In another installment of the “Aviation Jobs” feature, we interview Paula Minniti, who runs Jetblue’s operation at Los Angeles International Airport. Minniti is in charge of 38 “crew members” and four supervisors, though she said those numbers are growing.
I asked her if she could tell us a little bit about what a station manager does for Jetblue. Here’s our interview, which we conducted via email. I have condensed it slightly.
Tell us a little bit about your typical day.
My day might consist of working with regulatory agencies (TSA, FAA, FBI, DOT, Airport and Los Angeles Police) LAWA representatives, other airline management, and JetBlue departments that support us, etc. I complete reports, I hire crewmembers, and I make sure we are following procedures and policies set forth by JetBlue and regulatory agencies. I hire and manage our business partners. I document and maintain accurate training records. I take responsibility for both internal and external compliance audits of all sorts. I physically check on the operation to make sure things are safe, secure and running smoothly. I am the local spokesperson for JetBlue and I make sure that we get what we need to have a smooth operation.
I am empowered to make decisions on my company’s behalf using our company values (Safety, Integrity, Caring, Passion and Fun.) I treat my station like it is my franchise and make the best decisions I can keeping my company values in mind.
What’s your favorite part of your job?
My favorite part of my job is that it is never the same. Every day I learn something new, I meet new people, and I get to go to the airport every day! I also like the fact that I get to see the result of most tasks that I complete.
What’s your least favorite part of your job?
The least favorite part of my job is that there are many things out of my control. For example: aircraft sometimes have maintenance issues, or weather 3,000 miles away can affect our operation.
With not that many gates in Terminal 3, how do you schedule which flights arrive and depart from which gates. I imagine it’s a finely tuned operation. How many flights per day does each gate handle?
Gates at Terminal 3 are assigned by the LAWA “gate assignment team.” When our flights depart from their origin, and a definite arrival time is determined, my supervisors call this team and a gate is assigned. We usually operate out of gate 33B, but that can change depending on arrival time into LAX. You’re correct when you say that it is a “finely tuned operation.” The LAWA gate assignment team juggles aircraft so that they make the best usage of all gates at Terminal 3.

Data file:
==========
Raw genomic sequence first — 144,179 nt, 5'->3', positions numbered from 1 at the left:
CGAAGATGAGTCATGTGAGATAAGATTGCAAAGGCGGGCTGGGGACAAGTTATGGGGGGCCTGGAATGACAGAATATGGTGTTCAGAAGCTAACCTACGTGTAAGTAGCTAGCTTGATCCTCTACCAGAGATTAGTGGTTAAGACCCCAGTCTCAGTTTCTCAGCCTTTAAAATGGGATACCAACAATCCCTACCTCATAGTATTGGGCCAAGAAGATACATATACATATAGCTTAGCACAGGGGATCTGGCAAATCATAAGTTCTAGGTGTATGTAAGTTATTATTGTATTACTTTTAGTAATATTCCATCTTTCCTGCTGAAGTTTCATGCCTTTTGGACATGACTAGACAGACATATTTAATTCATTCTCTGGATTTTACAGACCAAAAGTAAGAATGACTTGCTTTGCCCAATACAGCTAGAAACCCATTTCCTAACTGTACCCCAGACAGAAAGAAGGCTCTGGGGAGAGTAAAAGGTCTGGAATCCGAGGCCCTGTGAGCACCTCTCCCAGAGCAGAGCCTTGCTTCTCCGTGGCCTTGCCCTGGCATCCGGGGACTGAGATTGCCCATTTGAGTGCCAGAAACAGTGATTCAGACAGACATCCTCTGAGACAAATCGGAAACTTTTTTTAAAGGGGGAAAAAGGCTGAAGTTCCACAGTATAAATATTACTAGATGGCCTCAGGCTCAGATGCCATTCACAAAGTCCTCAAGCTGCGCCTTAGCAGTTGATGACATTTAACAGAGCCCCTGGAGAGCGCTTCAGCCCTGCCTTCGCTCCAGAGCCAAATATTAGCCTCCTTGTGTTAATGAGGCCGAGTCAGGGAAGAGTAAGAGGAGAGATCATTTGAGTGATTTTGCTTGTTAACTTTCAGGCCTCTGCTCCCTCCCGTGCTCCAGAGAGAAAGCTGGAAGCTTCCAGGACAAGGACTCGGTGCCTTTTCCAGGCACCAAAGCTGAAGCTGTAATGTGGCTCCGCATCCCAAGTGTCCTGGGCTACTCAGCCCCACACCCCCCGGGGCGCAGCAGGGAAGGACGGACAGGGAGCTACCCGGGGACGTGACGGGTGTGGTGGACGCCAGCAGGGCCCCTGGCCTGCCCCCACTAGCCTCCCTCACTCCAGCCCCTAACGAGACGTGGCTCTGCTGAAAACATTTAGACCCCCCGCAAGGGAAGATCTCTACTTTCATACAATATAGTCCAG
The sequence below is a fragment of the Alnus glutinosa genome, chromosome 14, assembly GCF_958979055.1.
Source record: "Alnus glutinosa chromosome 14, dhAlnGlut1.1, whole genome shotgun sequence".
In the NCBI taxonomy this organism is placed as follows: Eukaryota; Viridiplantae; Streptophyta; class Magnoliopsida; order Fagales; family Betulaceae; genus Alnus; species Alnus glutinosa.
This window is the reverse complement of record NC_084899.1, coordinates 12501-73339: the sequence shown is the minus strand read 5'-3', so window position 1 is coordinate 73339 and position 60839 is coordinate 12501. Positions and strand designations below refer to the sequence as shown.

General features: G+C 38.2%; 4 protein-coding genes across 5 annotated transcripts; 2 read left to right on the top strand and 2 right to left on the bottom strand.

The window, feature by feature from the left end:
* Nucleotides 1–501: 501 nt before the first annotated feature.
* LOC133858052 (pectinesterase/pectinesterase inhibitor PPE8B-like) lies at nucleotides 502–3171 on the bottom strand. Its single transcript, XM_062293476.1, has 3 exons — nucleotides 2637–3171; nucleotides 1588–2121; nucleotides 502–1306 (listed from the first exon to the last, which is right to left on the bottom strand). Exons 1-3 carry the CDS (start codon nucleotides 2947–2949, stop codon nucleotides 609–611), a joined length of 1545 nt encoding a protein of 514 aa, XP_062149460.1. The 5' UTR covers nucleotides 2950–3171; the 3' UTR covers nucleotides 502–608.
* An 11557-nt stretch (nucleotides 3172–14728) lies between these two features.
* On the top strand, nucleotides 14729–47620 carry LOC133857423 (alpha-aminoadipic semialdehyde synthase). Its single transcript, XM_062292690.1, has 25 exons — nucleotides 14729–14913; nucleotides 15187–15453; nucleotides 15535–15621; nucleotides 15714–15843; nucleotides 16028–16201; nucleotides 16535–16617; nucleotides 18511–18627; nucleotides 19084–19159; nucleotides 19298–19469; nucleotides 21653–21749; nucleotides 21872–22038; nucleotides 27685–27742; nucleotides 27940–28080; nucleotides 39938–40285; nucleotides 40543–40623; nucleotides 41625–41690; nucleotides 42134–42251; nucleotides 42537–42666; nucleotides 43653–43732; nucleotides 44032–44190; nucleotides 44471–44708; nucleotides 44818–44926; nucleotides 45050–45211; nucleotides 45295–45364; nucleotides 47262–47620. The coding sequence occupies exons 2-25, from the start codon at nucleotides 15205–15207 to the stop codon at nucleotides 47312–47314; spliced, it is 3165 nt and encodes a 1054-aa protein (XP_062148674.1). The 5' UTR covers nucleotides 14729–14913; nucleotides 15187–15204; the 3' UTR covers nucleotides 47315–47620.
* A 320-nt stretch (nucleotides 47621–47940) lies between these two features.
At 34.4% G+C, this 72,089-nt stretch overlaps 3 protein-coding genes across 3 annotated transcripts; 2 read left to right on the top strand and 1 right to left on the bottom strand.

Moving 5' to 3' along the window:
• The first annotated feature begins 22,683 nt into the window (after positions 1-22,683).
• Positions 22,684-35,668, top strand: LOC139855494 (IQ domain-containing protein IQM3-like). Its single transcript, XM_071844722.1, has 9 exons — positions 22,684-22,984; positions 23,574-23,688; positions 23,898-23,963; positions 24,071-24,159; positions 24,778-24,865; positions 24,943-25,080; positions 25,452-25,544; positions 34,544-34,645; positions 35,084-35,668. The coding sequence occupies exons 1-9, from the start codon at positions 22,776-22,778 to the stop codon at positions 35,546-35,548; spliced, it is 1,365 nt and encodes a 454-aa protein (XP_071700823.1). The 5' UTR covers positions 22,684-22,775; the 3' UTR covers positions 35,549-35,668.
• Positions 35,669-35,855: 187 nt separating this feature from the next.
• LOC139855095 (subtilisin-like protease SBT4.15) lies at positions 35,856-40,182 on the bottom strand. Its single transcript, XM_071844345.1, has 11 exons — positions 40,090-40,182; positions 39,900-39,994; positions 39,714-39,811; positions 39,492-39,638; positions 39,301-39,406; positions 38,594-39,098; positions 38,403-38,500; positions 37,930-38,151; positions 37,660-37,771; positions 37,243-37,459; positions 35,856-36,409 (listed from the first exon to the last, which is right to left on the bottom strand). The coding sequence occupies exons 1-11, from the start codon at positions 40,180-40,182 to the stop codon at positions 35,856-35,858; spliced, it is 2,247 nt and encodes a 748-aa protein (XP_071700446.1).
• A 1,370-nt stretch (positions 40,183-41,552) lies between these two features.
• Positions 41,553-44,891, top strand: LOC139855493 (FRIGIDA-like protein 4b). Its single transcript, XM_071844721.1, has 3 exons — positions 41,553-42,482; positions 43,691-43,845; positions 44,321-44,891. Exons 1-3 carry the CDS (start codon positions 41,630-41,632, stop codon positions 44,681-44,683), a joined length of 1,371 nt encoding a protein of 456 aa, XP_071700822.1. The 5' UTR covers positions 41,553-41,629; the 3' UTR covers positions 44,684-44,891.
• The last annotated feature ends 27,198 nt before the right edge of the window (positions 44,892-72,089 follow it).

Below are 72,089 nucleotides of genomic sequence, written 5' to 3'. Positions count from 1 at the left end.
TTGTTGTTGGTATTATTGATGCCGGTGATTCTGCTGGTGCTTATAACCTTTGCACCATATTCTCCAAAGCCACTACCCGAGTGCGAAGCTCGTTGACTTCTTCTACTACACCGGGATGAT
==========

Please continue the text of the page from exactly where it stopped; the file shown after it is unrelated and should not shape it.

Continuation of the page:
One gate can handle approximately 8 trans-con turns per day. However, due to the fact that we are a common use terminal and that LAWA will assign the gates as efficiently as possible, there are a lot of scenarios that determine which gate we will be assigned. Some of the reasons we might have to go to another gate (other than the gate we usually operate out of) are: late arriving aircraft, aircraft mechanical delays (which delay an aircraft from vacating a gate), or weather/ATC delays. At the same time, we must keep in mind inflight and flight-ops duty rules, tarmac delay rules (which dictate that we can’t leave an aircraft with customers on the tarmac for very long), gate delay rules (which dictate that customers must be able to exit an aircraft that is parked at the gate if they should choose to), etc.
Sometimes you and your colleagues must deal with passengers who are upset. What’s the best way you’ve found to defuse what could be a volatile situation?
Due to safety or security reasons, there are many times we have to deliver a “no” message to our customers. However, we all know that it’s about how you deliver that message! My crewmembers know that the success of our company depends upon retaining our current customers and upon our current customers’ word-of-mouth recommendations to their friends and family. Most of the time, if our customers are upset, they just want to be listened to in a respectful manner.
Of course, sometimes my crewmembers need the help of a Supervisor and that’s when my Supervisors will step in to assist. Customer recovery is a big part of a Supervisor’s job and they usually resolve issues by listening, communicating clearly, and doing their best to come to an agreeable resolution.
What was your first airline job? How did the job prepare you for where you are today?
My first (and only) airline job has been with JetBlue. I have been with JetBlue for almost twelve years. After raising three children, I began my career with JetBlue at Long Beach Airport. While at LGB, I was promoted to Supervisor. When JetBlue began service at LAX in June, 2009, I was promoted to General Manager and opened up the JetBlue-LAX station.
I have been allowed to implement my vision for JetBlue-LAX by setting the tone of a respectful, safe, secure, and fun place to work. This makes for a happy team that has a terrific product, resulting in satisfied customers.
Want to learn about more airline jobs? My earlier interviews have been a Southwest Airlines flight dispatcher, a Hawaiian Airlines crew scheduler, an a low-cost airline fight attendant.